The use of permanent radiation seed implants for early stage breast cancer treatment following a lumpectomy is being investigated as an alternative treatment to whole or partial breast irradiation, according to a study published in the January 1, 2006 issue of the International Journal of Radiation Oncology*Biology*Physics, the official journal of ASTRO (American Society for Therapeutic Radiology and Oncology). The Canadian doctors who performed this study hope that this approach will radically decrease treatment time for certain patients, perhaps to just one day.
A lumpectomy is very common for women to undergo in early stage breast cancer. Afterwards, radiation therapy is often provided - five days a week - sometimes for two months. To shorten this time, an experimental technique has been used which makes use of temporary radiation implants which are delivered via a catheter twice daily for a week.
In this study, doctors wanted to see if it was possible to use permanent implants to reduce the treatment timeline even further. This approach, which is used to treat prostate cancer in men, uses implants that are close to the size of a grain of rice. Since they are not temporary, they do not have to be replaced every day, but rather deliver radiation to the breast area for a number of weeks until they were no longer radioactive.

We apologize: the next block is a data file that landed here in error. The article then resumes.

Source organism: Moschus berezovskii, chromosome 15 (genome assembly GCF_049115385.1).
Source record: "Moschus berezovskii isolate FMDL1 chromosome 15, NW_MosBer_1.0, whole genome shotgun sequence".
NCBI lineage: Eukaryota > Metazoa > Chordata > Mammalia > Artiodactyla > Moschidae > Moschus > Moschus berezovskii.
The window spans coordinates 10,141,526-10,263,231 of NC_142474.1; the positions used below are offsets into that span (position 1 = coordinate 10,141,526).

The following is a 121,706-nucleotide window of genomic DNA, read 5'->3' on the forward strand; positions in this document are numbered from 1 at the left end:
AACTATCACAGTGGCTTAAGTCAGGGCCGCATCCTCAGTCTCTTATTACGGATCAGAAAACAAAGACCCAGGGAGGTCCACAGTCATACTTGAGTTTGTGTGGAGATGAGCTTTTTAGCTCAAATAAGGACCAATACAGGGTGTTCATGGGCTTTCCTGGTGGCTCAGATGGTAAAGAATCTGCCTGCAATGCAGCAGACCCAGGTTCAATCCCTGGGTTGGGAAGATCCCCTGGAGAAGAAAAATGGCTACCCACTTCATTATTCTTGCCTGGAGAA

"The main motivation was to see if we could reduce the burden of treatment for women suffering from early-stage breast cancer," said Jean-Philippe Pignol, MD, PhD, lead author of the study and radiation oncologist at Sunnybrook and Women's College Health Sciences Centre in Toronto, Ontario, Canada. "The seed implants reduce the treatment to a one-time event compared to the current standard of daily treatments over many weeks. The seeds also reduce the amount of radiation the normal breast tissue receives, which lessens the chance of the patient developing problems that affect their post-cancer quality of life. The great thing is that the patient can go home right after the procedure and live a normal life while receiving her radiation."